There are no rules in podcasting. Many creators have said this before, and yet instead of embracing the freedom from convention and history that this offers, most advertisers apparently still see this medium as a risky investment that needs to be carefully calculated and analysed in order to determine the potential ROI, rather than allowing themselves to spread their wings and think outside the box.
When you look at advertising in traditional media formats like TV and radio, there’s decades of history in the space that provides a template for what works and what doesn’t. Even social media, which was still considered a new and evolving medium up until the early 2000s, has become a fixture in advertising with brands and agencies of all stripes recognising the influential power of online content creators.
Podcasts, however, are still seen as lagging behind when compared to other media formats, and advertisers have yet to unlock their full potential. Although this medium has grown significantly over the years, there’s seemingly still a lack of education for advertisers about the value of investing in podcasting, and many would rather go down the more familiar route and spend their money on programmatic advertising rather than pursuing something that’s more long-term and creative.
While programmatic advertising does have its advantages and can be effective in raising brand awareness and trust, the common consensus is that the most effective podcast advertising campaigns are ones that engage directly with the listeners of these podcasts and curate content which is personalised for them. That could be through host read sponsorships which incorporate a personalised touch from the hosts or something that’s more multi-format, like branded podcasts and episodes.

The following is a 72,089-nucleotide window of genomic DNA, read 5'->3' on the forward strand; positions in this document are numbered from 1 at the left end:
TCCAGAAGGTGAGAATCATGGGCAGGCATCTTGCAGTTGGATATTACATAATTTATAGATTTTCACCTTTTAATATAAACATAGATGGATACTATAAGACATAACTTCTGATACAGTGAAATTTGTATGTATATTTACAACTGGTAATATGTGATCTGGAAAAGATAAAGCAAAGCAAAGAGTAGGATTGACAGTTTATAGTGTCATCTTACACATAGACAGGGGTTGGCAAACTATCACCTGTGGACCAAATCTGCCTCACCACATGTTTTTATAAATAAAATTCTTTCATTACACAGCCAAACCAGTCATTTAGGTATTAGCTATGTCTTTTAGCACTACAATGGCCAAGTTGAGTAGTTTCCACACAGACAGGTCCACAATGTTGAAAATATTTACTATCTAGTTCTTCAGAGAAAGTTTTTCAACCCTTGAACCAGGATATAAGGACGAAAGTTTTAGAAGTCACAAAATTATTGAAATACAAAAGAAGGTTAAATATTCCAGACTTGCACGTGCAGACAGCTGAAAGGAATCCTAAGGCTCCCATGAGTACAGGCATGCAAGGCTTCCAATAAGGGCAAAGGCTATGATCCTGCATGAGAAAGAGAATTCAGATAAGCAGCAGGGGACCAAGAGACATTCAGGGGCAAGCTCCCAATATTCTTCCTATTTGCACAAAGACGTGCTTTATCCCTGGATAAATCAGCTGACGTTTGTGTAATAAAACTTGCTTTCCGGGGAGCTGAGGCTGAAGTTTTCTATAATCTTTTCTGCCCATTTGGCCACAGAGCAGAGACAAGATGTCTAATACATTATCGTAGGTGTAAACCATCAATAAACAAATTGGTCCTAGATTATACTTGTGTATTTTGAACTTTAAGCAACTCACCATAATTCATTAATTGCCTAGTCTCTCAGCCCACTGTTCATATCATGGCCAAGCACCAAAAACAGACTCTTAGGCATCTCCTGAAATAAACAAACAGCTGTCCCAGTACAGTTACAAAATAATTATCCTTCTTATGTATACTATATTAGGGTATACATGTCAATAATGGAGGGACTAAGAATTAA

My personal favourite podcast advertising campaign is the partnership between Brewdog and That Peter Crouch Podcast, in which the pub chain actually brewed a custom beer called the ‘Laout’ that Crouch dreamed up on his podcast. The entire campaign incorporated suggestions and contributions from listeners of the podcast, and the product sold out in just two days after its release - which allowed the company to leverage an already-engaged audience before building an even bigger campaign for the next phase of the partnership.
Other creative podcast advertising campaigns I’ve seen include The Burger Files; Fresh Air’s branded true crime podcast series with fast food chain Wendy’s. This twist on a true crime podcast isn’t something that an audience necessarily expects to see from a brand, but it works perfectly because it’s tapping into one of the most popular genres in podcasting while also showcasing a more fun side to the brand.
These types of campaigns do admittedly take more time to plan, and need a more creative touch but they are effective because podcasting is built on authenticity, and when a brand incorporates that into its podcast advertising campaign, they’re able to gain the trust and attention of the target audience they’re looking for.
It’s also worth noting that podcasts are much more cost-effective than advertising on TV so they can fit within a brand’s budget more easily, especially during a time when brands are already starting to reduce their costs due to macroeconomic conditions. In podcasting, you don’t need a product which is super high quality in terms of production if the message and idea are great to begin with.
In fact, the IAB reported in its Digital Ad Spend Report that podcast investment proves to be a huge area of growth as it has continued to go up year on year in the UK by 32% while the overall digital industry grew by 11% despite economic challenges.
There is no predefined playbook for podcast advertising, and comparatively few universally-known examples to take inspiration from. PodPod is aiming to showcase more podcast campaign case studies, as well as hosting the inaugural Audio Advertising Awards next year in partnership with Campaign, to help brands learn more from these examples, but they should also have the courage to try something that’s new and creative, and see what works for their audience.
When you’re advertising on podcasts, you’re working with a blank canvas and although that can seem intimidating and risky, I see it as an opportunity to be creative and think outside the box by testing new formats and campaigns. After all, how often do advertisers get the opportunity to work in a space that’s filled with such highly engaged audiences and still be able to have this much freedom to test the limits of their creativity?